Most pup parents, especially those who’ve adopted puppies, have heard of the dreaded Parvovirus aka Parvo in dogs ( parvo for short).
Even if you don’t know much about how it spreads or what the symptoms look like, you probably know that the illness is highly contagious and can be fatal.
Luckily, there are preventative measures you can take, and early diagnosis may have a more promising prognosis than you previously thought. We here at iHeartDogs got in touch with Dr. Michel Selmer, DVM, CTCVMP, to answer some questions.
Dr. Selmer is also known as “The Caring Vet,” and offers traditional, holistic, integrative medical, surgical, and wellness care to his patients. He’s also the author of The Best of Both Worlds: An Advanced Guide to Integrative Veterinary Care for Happier, Healthier Pups, available on Amazon (digital copies are $2.99 and it’s free to Kindle Unlimited subscribers).
What exactly is Parvo and how is it contracted?
Dr. Selmer: Parvo is a virus. Dogs become infected through oral contact with the virus in the poop, vomit, saliva, infected soil, or anything that may have been in contact with the virus (like clothes of someone handling a dog or its feces or saliva, or vomit that has been infected with the virus). If a dog is exposed to parvovirus, it may take 3-7 days for them to get sick. Diagnosis is usually made based upon the clinical signs in conjunction with a positive fecal test.
Is every puppy at risk of getting Parvo?
Dr. Selmer: Any dog can get parvovirus. Age/breed/sex does not determine if a dog will suffer from being exposed and/or infected. What determines if a dog will be infected depends on how much of the virus they are exposed to, if the dog has had the virus before, if the dog was previously vaccinated, how strong the dog’s immune system is, and their general health status.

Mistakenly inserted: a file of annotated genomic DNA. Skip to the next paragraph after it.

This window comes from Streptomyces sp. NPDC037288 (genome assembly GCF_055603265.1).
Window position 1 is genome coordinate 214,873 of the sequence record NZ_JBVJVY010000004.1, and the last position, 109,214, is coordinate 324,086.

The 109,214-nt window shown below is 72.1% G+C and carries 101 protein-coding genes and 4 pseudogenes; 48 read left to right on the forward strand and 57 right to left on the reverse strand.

What are the symptoms of parvo?
Dr. Selmer: Parvovirus causes gastroenteritis in mostly puppies and adolescent dogs. Symptoms include bloody diarrhea with mucus as well as vomiting. Not only does parvovirus attack the cells lining the intestines, it can also attack the cells of the heart and can lead to heart disease.
If a puppy gets parvo, what is the chance they can survive?
Dr. Selmer: If a puppy gets parvovirus and does not receive prompt diagnosis and treatment, it has been reported that up to 91% may die. If the puppy is diagnosed early and treated aggressively, it has been reported that survival rates can reach up to 80-95%. Early detection and aggressive treatment are crucial. In order to help control the spread of this virus, infected dogs must be isolated as they may be contagious for 2-3 weeks following the infection.
How can I prevent my dog from getting parvo?
Dr. Selmer: It is important to have the dog vaccinated as recommended by your veterinarian. A parvovirus vaccine titer (a blood test) can be completed to help confirm if the vaccine has taken and your dog has appropriate immune system protection. Also, the general health status of your dog is very important. Proper diet, exercise, proper rest, and reducing the stress factors your dog experiences all will contribute to how your dog would handle exposure to the virus.
No pup parent wants to imagine their dog getting sick, especially with a potentially fatal virus. But prevention is key, and the more you know, the better you can protect your pooch!